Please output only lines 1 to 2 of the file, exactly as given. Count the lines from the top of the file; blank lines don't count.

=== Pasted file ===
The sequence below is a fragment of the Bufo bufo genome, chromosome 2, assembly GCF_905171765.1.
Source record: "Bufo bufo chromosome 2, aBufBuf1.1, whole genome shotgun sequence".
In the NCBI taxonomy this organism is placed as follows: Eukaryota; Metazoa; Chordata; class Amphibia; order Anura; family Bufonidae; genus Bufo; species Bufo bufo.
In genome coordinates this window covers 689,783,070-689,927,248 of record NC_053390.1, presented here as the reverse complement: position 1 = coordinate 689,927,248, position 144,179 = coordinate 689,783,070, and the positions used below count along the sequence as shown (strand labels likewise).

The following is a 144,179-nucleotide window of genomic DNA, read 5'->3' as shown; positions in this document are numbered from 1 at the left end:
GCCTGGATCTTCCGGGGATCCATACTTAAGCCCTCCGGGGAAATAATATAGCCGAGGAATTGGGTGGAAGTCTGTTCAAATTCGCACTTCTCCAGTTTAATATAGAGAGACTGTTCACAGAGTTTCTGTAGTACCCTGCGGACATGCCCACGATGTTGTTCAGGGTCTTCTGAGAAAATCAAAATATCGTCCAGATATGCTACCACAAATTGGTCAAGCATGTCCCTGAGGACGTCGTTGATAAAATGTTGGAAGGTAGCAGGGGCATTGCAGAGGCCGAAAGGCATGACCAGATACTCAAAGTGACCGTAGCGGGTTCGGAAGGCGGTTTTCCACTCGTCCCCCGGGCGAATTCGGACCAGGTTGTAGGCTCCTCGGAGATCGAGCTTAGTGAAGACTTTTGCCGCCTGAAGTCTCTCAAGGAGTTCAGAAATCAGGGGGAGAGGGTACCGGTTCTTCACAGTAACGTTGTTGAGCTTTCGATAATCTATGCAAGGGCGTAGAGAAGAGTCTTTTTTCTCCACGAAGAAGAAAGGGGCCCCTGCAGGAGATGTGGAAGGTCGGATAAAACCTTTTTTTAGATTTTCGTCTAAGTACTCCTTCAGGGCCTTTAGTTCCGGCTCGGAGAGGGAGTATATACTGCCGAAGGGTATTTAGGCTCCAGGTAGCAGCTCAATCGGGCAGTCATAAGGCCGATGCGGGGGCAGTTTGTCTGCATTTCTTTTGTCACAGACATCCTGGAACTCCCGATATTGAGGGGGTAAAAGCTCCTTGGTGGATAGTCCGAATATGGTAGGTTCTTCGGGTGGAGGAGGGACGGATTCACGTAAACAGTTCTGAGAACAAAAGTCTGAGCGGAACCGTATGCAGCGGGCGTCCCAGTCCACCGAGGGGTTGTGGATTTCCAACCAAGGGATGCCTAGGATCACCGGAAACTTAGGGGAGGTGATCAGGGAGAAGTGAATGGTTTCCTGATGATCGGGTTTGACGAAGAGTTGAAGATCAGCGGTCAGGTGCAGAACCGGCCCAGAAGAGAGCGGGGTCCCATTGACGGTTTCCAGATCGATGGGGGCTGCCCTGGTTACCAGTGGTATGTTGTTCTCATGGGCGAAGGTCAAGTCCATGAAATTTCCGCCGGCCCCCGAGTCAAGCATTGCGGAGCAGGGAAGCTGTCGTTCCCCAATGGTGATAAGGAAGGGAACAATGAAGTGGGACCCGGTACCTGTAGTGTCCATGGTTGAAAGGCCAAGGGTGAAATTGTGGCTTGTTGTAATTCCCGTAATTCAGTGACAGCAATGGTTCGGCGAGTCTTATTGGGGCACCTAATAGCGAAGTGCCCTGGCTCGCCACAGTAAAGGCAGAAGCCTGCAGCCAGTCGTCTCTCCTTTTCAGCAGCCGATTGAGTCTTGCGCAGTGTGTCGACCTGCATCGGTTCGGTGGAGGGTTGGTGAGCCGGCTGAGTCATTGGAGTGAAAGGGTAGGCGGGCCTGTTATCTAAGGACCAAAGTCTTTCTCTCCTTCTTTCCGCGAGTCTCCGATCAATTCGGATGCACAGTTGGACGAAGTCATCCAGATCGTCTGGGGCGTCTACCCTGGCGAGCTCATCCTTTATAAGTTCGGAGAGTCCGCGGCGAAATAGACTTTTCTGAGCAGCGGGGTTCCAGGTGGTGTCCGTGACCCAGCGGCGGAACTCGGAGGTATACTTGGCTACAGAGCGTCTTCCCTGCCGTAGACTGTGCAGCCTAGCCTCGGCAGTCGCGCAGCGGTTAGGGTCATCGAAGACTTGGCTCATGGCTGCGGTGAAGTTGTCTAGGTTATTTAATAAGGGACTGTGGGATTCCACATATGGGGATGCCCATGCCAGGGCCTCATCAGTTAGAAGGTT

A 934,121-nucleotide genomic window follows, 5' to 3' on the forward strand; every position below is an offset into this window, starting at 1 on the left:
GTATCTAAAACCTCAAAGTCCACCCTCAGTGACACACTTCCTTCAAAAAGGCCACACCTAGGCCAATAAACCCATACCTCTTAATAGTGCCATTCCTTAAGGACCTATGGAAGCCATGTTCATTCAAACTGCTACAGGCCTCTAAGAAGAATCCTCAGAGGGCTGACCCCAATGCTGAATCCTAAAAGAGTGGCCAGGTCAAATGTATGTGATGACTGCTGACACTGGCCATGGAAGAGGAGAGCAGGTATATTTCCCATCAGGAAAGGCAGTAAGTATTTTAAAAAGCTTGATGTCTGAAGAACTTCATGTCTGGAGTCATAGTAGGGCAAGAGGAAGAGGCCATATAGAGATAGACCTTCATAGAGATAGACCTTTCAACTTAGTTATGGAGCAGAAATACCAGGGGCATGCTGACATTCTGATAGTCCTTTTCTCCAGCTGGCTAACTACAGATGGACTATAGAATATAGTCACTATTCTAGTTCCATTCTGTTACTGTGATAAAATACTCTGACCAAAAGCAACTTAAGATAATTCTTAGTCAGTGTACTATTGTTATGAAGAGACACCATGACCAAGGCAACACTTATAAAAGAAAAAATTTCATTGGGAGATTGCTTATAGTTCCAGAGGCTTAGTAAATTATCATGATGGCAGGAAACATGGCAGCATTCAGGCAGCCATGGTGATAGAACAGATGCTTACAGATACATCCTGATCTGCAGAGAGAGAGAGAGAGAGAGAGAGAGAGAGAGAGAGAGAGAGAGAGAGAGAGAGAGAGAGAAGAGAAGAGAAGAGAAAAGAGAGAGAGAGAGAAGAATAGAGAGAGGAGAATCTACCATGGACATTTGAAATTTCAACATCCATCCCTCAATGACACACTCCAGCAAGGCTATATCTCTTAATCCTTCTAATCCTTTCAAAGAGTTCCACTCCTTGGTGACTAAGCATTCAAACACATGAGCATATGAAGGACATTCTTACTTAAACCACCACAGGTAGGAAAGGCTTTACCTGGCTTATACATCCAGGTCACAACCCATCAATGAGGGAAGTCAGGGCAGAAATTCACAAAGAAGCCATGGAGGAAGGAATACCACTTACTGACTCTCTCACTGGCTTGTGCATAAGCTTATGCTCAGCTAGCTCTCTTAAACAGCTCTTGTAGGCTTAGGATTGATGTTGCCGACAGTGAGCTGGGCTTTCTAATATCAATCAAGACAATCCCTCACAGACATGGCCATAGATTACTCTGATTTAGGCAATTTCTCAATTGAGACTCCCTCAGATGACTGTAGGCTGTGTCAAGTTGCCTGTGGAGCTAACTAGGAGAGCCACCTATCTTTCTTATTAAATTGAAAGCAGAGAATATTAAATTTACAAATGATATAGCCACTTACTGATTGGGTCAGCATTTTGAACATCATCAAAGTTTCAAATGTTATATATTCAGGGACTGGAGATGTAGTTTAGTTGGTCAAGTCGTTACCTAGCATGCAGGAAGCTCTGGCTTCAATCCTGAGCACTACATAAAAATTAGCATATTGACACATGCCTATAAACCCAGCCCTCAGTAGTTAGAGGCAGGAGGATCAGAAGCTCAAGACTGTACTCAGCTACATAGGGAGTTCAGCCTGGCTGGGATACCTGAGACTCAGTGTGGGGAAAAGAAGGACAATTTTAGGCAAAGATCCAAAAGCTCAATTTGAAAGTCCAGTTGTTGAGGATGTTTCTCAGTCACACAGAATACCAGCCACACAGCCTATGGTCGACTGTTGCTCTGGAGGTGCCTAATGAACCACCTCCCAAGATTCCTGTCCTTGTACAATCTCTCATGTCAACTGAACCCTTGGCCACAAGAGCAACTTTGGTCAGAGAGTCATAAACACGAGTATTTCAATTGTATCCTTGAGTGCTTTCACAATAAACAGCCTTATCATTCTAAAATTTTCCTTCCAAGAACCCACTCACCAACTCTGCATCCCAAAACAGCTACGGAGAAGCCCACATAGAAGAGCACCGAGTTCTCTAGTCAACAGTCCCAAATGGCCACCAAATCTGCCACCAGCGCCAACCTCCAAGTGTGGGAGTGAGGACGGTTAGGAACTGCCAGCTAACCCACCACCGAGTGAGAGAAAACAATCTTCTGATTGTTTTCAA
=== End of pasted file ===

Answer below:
The sequence below is a fragment of the Bufo bufo genome, chromosome 2, assembly GCF_905171765.1.
Source record: "Bufo bufo chromosome 2, aBufBuf1.1, whole genome shotgun sequence".